Memoirs: A Theatrical Concert of Reminiscences | Performing Arts Review | Chicago Reader

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Memoirs: A Theatrical Concert of Reminiscences

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MEMOIRS: A THEATRICAL CONCERT OF REMINISCENCES, at Voltaire. Like his delightful "Gallimaufry" series, in which a chosen theme fueled occasional evenings of song and story, Frank Farrell's new offering is a theatrical collage of confessions delivered by a rotating roster of actors. The material changes weekly, but overall this is an ongoing oral history drawn from the actors' own stories and the writings of such worthies as John Updike, Anais Nin, and Mark Twain.

Though the material in the first installment ranged widely in quality and delivery, the 75-minute evening offered some impassioned storytelling, from Farrell's ardent rendition of Updike's recollections of movie mania to Richard Henzel's harmonica-playing, talking-blues treatment of Twain's story about working a punch press. Scattered throughout the audience, the actors came forward to deliver memories of dirty tricks endured on prom night, speculations on the power of Saint Anthony to find lost objects, awesome recollections of being an extra in the new Godzilla film (cars on hydraulic lifts bounced up and down an entire city block), and richly detailed reminiscences from a child radio star. Dryly, Henzel delivered put-downs of "great men" from R.C. Wilson Jr.'s Street Guide to Gary, Indiana.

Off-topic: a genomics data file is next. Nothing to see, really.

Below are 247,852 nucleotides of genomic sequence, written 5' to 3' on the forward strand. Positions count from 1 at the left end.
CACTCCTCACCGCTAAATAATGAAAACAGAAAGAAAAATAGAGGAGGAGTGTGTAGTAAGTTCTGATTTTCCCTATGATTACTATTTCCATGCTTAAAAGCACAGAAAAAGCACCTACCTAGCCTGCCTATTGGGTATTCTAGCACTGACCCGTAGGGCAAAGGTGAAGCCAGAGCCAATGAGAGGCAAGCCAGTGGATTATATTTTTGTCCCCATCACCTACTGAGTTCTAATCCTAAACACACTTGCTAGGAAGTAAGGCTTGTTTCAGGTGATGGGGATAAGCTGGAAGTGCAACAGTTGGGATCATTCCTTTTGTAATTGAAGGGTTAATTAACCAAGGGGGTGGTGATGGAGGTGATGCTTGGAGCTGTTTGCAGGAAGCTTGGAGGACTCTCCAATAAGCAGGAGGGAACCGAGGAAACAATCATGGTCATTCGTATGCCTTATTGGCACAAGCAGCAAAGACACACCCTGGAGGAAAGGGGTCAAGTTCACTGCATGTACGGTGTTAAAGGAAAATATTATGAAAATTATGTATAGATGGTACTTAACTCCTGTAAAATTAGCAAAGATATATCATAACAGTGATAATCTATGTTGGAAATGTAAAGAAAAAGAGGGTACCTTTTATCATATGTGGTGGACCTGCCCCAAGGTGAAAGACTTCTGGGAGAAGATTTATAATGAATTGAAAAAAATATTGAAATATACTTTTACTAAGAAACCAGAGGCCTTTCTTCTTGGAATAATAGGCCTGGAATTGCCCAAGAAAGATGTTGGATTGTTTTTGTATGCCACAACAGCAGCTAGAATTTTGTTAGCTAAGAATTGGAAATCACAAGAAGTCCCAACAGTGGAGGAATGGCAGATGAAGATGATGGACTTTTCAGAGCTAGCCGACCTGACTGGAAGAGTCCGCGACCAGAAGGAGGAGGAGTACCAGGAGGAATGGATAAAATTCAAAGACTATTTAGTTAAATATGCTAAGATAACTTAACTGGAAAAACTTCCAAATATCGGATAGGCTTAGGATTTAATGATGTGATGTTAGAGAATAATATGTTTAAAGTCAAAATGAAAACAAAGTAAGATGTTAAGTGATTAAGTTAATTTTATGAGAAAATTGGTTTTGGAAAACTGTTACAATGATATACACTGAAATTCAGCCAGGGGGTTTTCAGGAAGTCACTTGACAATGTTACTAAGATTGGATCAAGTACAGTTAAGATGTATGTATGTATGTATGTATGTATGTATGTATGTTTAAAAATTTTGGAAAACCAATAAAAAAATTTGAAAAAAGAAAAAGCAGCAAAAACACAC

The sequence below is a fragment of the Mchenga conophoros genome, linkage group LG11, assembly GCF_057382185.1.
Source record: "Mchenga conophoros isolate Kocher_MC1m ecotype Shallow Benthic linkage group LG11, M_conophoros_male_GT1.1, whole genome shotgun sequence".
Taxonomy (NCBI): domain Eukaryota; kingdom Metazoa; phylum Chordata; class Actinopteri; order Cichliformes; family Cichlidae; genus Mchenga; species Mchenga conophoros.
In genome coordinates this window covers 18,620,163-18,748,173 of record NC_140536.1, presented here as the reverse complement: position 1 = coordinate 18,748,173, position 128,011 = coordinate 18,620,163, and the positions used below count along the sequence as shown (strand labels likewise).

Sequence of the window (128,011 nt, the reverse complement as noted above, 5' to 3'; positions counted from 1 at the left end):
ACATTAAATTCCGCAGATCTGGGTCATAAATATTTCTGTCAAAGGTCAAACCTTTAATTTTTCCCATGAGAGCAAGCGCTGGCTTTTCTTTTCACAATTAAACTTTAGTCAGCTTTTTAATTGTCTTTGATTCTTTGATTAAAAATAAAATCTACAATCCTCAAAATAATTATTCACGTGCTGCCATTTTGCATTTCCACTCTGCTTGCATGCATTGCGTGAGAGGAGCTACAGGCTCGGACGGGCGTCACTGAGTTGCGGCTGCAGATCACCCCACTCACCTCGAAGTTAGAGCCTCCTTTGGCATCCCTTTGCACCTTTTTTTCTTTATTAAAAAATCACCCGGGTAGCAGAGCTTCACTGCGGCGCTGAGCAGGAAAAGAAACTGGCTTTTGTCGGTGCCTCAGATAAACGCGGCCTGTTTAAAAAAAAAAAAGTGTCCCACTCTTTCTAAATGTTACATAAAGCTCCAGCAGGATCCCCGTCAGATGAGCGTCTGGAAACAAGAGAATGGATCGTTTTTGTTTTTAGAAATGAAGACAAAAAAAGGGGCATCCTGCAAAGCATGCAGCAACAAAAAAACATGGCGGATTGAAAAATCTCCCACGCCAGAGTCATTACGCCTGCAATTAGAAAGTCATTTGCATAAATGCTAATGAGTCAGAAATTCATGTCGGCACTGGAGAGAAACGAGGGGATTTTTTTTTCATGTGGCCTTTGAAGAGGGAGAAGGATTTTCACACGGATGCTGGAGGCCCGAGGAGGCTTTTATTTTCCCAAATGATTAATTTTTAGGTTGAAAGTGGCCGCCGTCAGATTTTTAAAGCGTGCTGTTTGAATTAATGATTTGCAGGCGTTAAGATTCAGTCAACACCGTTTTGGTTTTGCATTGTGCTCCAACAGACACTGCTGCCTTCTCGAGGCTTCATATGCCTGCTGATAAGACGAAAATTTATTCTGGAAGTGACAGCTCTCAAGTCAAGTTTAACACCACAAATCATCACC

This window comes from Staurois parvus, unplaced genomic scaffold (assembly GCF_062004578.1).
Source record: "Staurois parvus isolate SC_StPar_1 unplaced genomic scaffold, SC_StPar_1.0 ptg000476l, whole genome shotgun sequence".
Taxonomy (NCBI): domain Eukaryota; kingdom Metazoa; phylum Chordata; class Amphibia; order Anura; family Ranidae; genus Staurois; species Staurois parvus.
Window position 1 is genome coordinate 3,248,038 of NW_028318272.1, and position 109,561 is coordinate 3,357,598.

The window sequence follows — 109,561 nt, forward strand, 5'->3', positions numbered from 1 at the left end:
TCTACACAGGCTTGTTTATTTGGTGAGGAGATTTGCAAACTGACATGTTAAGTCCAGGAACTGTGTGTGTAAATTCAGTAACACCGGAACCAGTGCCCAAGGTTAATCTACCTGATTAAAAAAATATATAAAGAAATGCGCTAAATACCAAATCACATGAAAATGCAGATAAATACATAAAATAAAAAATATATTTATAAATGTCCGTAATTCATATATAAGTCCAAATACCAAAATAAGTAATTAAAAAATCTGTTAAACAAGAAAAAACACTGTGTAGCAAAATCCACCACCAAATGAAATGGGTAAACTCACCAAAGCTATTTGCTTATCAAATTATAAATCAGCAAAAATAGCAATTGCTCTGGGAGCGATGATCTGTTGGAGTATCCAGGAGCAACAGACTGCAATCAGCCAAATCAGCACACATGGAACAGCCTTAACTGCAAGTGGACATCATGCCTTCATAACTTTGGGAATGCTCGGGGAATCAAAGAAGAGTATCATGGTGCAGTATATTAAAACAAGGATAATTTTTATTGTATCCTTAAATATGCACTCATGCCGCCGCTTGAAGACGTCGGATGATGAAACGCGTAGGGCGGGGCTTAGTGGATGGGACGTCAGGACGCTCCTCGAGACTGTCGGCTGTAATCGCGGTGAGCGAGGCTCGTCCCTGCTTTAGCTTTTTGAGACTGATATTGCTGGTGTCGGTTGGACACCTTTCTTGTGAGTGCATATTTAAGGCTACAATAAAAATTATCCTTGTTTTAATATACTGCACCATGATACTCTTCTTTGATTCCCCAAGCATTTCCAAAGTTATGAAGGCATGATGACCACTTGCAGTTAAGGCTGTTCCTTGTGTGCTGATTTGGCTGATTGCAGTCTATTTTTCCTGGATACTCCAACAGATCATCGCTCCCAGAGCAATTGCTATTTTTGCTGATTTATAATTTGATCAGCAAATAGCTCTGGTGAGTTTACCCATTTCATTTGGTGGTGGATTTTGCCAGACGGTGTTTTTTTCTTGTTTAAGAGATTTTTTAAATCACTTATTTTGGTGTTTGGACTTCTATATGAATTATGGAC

If sporadically the remembrances were stiff, they were also incontestably direct and unfiltered. This easy sharing makes for a mercurial and, well, memorable evening. --Lawrence Bommer

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